Amputee veteran rewarded for helping othersBy Tim Harris
February 25, 2013
A DOUBLE-amputee Army veteran from Farnborough is to receive an award in recognition of his work helping other limbless ex-servicemen.
Paul Burns, of Union Street, will be presented with the Bowman Award at the annual Soldiering On Awards in London, on March 23.
Paul, 51, was nominated by the British Limbless Ex-Service Men’s Association (BLESMA), of which he has been a member for nearly 35 years.
The award is specifically for those who have given training and support to help individuals overcome grievous injuries.
Paul said: “It is a great honour to be put forward for the award. I am very proud and it is nice to know people think so highly of me.
“I don’t do the work to gain recognition, I am not asking for anything. I do what I do because I want to do it. It is only right that I pass on what I have learnt to the other guys who find themselves in a similar situation as I was.”
Paul, who is originally from Nottingham, served in the parachute regiment of the British Army and lost his left leg during service in Northern Ireland when he was just 18-years-old.
“We were on a vehicle patrol convoy and there was a device on the side of the road,” he said. “We drove past and it was detonated by remote control. There were eight men in the vehicle I was in, and two of us survived.
“I did not remember anything from inside the vehicle until seven weeks later. I was badly burnt, lost my left leg below the knee, and my right foot was smashed to bits.”
Paul was taken to hospital in Northern Ireland before returning to England to have his left leg amputated four days later. He spent a year in hospital followed by a year in rehabilitation.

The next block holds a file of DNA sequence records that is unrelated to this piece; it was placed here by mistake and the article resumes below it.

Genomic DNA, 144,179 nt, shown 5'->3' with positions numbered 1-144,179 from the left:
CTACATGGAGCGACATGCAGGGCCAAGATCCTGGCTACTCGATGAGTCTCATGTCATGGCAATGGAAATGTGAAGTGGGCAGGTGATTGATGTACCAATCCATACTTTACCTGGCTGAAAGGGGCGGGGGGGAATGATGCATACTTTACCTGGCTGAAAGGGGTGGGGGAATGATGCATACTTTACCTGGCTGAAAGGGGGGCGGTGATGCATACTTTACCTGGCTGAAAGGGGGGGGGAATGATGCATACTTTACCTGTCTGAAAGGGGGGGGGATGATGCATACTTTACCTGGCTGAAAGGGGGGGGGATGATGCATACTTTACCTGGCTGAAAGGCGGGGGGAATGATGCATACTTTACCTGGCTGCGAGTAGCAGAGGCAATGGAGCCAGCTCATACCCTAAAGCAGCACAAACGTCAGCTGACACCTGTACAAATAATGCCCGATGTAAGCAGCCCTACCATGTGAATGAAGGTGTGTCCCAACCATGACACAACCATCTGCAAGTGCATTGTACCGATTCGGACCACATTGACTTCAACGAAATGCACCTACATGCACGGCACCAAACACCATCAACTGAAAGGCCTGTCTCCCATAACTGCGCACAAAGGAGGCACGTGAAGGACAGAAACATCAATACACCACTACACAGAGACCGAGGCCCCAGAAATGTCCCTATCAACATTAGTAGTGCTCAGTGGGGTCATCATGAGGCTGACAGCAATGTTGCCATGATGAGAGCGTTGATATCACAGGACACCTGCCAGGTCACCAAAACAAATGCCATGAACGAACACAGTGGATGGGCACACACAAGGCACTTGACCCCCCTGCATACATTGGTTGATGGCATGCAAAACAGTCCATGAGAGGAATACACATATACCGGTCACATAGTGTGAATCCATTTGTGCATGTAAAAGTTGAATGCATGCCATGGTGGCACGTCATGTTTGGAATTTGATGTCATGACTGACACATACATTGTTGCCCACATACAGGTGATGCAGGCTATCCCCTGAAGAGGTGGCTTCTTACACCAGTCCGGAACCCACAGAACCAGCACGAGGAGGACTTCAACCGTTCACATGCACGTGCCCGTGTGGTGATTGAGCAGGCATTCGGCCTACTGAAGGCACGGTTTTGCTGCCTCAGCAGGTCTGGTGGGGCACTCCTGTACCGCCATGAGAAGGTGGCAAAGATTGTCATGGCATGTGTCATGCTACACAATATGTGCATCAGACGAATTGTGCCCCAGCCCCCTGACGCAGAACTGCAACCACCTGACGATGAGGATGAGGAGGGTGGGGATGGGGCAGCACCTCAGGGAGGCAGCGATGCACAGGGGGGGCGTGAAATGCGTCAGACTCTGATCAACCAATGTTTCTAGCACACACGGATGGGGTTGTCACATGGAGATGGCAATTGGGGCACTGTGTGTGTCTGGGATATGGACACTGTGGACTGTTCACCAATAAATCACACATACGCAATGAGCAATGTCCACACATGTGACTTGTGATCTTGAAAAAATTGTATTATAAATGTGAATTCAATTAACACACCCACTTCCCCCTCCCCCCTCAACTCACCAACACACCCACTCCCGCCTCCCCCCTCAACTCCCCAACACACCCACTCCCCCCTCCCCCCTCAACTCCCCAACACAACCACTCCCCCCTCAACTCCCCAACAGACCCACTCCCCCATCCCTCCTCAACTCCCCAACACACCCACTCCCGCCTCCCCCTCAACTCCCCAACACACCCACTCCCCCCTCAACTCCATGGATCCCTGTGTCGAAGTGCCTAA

Paul, who is still a parachute rigger for the Army, decided to have his right leg amputated in January last year as he said after more than 30 years the pain was so great he ‘could not live with it anymore’.
In addition to his role as a BLESMA volunteer welfare officer, Paul is also a ski and yacht instructor and is currently in Austria skiing with other amputee ex-servicemen.
Paul, who has three grown-up children and who recently became a grandfather, had a busy 2012 as he took part in the London Paralympics opening ceremony and kayaked on the Thames for the Queen’s Diamond Jubilee pageant.
Paul underlined the importance of helping amputee soldiers and said he hopes his own experience can provide a confidence boost for them.
His positive attitude, despite his injuries, has inspired others and is further reason why BLESMA nominated Paul for the Bowman Award.
Jerome Church, general secretary of BLESMA, said: “Paul Burns is quite simply an inspiring veteran. Suffering double injury in 1979 and much pain down the years, he has emphatically proved there is life after amputation.
“The way he has handled his life, always seeking new challenges to conquer, has been inspiring to all those who have had the privilege to know him.”
The Bowman Award, named after British soldier Major James Bowman, who was killed in Afghanistan in July 2010, will be presented to Paul by Peter Stringfellow as Major Bowman was his wife’s stepbrother.
The Soldiering On Awards will be held at the Park Plaza Hotel, in Westminster.